Ancud, Chile

Ancud is a city on the northern part of the island of Chiloé in Chile. It covers 1,252.4 sq km (483.6 sq mi) and has a population of around 45,000 people (2012 estimate). Ancud is in Chiloé Province, in Los Lagos Region. It is in the UTC-4 (summer UTC-3) time zone.

The instruction of King Charles III of Spain to Manuel de Amat y Juniet to strengthen the military position on the north end of Chiloé Island led to the founding of Ancud in 1767. A fort was built here by Brigadier Don Carlos de Beranger y Renaud to prevent the area from falling into the hands of the English.

The coast at Ancud
The coast at Ancud
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Beranger served as governor of Chiloé and was instrumental in getting the settlement populated. During the Chilean War of Independence (1810-, Ancud was a Royalist stronghold aligned to Spain, and would remain so until 1826, when Chilean forces defeated the Royalists of Chiloé and annexed the province to the Republic of Chile.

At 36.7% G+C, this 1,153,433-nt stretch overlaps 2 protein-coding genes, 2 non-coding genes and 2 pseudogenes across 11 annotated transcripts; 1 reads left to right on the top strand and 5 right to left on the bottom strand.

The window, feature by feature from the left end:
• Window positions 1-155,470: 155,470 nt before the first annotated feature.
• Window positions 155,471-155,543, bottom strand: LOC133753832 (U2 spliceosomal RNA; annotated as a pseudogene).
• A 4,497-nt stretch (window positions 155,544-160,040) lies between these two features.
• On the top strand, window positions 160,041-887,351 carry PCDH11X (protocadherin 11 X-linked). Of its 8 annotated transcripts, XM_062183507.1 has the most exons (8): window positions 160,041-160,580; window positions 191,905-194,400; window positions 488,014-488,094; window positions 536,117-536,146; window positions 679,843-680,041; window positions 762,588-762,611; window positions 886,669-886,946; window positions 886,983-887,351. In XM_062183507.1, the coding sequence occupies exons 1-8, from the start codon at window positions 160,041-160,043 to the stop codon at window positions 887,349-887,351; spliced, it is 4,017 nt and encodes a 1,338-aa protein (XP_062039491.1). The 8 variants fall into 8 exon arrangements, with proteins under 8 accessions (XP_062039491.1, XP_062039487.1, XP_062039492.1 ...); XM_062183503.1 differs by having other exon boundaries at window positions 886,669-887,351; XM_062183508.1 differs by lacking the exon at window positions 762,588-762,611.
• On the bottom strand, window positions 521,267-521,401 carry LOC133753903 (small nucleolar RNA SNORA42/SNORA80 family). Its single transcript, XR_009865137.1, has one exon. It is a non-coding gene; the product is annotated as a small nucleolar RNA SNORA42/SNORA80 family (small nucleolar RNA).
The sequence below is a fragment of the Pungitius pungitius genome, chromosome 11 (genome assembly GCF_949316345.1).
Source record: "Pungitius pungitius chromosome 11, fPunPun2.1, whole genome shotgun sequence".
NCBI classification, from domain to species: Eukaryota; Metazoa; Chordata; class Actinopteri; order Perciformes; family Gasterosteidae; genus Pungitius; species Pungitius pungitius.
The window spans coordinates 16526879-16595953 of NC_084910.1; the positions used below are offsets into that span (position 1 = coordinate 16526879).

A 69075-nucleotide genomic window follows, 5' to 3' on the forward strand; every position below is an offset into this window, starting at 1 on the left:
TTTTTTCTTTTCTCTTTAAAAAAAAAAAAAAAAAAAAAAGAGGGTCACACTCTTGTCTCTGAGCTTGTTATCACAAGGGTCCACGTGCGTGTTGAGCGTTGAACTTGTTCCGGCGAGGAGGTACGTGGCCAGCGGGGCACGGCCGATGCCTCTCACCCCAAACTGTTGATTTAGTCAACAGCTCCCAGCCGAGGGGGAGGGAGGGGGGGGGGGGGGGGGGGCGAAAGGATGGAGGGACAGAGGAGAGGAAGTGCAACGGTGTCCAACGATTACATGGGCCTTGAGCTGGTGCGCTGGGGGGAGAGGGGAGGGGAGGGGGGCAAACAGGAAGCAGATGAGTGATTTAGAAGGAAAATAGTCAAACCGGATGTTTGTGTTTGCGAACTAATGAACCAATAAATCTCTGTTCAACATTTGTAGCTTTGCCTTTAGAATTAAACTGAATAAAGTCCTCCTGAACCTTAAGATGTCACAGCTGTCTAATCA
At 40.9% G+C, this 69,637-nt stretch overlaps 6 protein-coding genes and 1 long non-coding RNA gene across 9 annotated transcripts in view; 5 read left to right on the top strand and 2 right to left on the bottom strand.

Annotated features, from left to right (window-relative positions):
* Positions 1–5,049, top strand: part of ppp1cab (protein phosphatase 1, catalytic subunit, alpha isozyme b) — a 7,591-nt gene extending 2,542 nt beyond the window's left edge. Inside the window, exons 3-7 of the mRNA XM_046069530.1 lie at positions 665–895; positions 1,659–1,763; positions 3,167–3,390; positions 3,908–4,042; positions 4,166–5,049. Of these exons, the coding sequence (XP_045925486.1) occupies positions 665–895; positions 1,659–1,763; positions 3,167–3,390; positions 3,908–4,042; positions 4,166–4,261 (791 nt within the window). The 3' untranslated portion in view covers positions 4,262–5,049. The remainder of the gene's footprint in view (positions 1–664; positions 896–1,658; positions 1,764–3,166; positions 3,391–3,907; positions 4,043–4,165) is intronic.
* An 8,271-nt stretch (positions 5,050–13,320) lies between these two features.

Originally called San Carlos de Chiloé, it was renamed Ancud in 1834. At the same time it was made the capital of Chiloé province – in place of Castro – and given city status. By the early 20th century, the city went into a slow decline culminating with the return of its provincial capital status to Castro.

Visiting Ancud

You can reach Ancud by taking a bus from

Puerto Montt. A ferry carries the bus across to Chiloé Island.

Places of Interest in Ancud

  1. Chepu River
  2. Fort San Antonio
  3. Light Crown
  4. Museum of Ancud
  5. Pinquineras de Puñihuil
  6. Quetalmahue
  7. Sanctuary of the Birds of Ancud

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